Redistricting is the process of redrawing the boundaries of legislative districts. This happens every ten years along with the U.S Census. Redistricting is supposed to reflect population changes and ensure that everyone receives fair representation.
With a few exceptions, U.S. citizens over 18 years old can exercise their right to vote in local, state, and federal elections. Ideally, elections should represent the will of the people. However, a commonly used tactic, “Gerrymandering,” is when politicians draw districts to give themselves or their party an unfair advantage.
What Is a District?
If you live in the U.S., you live in a ‘district.’ A district is a portion of the territory of a country or state. Congressional districts divide regions of a state in an attempt to equally represent the people. Several factors, including population, are considered during the drawing of district lines, which are later approved by state legislators.
The U.S. Census provides information for both the public and politicians to guide us in the redistricting process. The Census measures how population shifts throughout the country. When this data is collected, states are required to redraw their congressional district maps, “redistricting,” to ensure that the districts accurately represent the population.
How Does This Impact Fair Representation?
The way district lines are drawn affects how politicians represent our interests. When those lines are drawn to represent communities accurately, we have a greater ability to elect candidates of our choice and hold politicians accountable. It affects everything from the legislation passed in our communities to where our tax dollars go.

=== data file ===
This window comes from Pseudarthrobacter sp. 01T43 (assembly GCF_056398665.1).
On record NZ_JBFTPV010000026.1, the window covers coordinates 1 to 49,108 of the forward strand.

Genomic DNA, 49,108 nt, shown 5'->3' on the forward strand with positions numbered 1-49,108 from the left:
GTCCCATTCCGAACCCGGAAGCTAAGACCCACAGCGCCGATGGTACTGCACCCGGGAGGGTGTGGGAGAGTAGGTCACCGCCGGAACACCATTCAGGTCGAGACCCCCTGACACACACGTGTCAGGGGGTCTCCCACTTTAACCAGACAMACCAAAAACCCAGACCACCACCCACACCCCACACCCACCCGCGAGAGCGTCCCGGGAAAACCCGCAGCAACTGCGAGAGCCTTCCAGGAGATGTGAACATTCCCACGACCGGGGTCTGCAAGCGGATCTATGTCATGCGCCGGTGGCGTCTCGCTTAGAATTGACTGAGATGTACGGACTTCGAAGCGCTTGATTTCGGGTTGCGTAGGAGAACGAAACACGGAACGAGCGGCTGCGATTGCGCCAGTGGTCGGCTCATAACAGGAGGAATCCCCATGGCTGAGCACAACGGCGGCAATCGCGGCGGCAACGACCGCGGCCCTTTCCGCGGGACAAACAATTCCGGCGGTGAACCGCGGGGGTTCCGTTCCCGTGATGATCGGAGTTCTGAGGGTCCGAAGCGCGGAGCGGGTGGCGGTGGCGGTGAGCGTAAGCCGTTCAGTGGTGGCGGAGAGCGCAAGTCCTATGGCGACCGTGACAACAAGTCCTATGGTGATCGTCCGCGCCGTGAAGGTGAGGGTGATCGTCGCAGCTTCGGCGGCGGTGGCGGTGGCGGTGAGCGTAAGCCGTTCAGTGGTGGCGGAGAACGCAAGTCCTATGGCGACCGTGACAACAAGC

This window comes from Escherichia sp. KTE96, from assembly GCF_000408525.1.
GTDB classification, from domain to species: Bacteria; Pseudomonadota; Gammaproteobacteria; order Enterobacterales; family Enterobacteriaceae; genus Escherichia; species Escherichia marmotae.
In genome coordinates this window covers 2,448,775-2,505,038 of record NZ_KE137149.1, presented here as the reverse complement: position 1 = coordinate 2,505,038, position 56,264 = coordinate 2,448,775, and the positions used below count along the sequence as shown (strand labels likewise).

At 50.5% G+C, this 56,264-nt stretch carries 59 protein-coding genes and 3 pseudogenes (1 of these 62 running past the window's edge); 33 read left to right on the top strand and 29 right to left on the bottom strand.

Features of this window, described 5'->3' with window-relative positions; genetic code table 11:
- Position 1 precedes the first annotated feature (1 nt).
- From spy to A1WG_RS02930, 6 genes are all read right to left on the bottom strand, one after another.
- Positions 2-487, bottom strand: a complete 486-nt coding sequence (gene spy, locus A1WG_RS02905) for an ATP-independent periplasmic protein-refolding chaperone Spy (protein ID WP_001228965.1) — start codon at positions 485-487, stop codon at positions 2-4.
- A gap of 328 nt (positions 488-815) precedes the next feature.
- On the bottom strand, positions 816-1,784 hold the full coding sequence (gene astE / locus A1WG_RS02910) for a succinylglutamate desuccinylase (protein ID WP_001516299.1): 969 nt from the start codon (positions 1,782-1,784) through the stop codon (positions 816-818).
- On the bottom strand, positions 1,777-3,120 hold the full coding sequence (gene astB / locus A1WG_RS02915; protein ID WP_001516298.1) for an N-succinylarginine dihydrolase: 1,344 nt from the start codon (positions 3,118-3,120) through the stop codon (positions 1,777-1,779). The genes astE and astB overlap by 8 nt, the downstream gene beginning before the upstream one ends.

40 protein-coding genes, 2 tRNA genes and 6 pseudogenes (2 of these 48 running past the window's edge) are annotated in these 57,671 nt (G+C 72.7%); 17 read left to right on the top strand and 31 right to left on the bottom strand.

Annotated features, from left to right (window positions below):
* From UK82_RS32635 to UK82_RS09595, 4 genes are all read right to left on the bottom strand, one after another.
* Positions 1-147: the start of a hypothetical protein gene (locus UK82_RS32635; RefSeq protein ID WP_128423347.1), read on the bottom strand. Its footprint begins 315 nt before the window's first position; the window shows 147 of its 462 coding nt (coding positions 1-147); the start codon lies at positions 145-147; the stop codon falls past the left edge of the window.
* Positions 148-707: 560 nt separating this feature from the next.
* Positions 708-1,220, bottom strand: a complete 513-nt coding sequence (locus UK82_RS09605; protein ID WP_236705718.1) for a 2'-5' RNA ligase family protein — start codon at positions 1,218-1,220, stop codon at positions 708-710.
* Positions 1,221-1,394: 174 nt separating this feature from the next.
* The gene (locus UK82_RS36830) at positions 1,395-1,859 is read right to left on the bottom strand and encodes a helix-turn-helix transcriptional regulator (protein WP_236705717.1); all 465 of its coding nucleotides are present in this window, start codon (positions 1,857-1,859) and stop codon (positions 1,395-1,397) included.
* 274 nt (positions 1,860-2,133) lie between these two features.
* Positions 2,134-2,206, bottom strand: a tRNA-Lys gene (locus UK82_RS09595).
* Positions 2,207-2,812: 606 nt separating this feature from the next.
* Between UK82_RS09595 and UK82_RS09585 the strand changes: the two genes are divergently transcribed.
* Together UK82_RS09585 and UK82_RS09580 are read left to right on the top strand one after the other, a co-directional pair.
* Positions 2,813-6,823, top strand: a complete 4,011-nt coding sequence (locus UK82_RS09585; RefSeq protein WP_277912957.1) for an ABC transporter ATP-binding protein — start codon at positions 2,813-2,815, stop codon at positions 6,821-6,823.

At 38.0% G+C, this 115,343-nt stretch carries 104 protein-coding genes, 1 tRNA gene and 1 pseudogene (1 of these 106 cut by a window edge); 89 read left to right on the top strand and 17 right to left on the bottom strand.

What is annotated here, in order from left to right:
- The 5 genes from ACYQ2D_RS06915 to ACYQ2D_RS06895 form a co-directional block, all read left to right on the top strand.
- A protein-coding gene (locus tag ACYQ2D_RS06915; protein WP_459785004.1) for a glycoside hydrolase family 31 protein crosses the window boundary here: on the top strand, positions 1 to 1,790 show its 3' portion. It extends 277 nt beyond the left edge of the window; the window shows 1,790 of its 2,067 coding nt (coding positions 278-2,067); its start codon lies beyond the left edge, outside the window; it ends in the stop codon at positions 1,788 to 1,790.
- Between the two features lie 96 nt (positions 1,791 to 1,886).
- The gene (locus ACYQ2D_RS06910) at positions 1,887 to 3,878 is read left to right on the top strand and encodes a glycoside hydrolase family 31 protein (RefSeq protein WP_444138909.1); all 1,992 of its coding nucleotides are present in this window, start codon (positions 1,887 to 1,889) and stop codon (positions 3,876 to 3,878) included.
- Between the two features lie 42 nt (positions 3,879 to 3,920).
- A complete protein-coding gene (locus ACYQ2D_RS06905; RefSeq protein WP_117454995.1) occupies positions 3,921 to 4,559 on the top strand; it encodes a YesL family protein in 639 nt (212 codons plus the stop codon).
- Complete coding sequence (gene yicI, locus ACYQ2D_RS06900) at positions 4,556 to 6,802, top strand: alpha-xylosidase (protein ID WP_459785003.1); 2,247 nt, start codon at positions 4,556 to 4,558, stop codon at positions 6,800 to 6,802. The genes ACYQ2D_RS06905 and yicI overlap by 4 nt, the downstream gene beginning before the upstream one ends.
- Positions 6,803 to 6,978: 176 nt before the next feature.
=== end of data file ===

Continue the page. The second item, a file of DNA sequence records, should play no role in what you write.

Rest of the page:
When politicians draw voting maps that benefit themselves, we no longer have the same power to dictate what issues are addressed in our community. We need to change the rules and create a fair system where voters choose the politicians instead of politicians choosing their voters.
AEPN’s Redistricting Initiative
With help from our grassroots partners, we are organizing a Redistricting Program to prioritize public education, outreach, and organizing within historically under-represented and under-resourced communities who have the least access to the vote and to political power.
Our primary objective is to educate and engage the following targeted communities by:
- Empowering smaller organizations to engage their constituencies in the redistricting process.
- Providing education on the redistricting process for all Alabamians, including communities in rural areas and those who have less access to resources.
Ready to be a part of the change? Click here to learn how.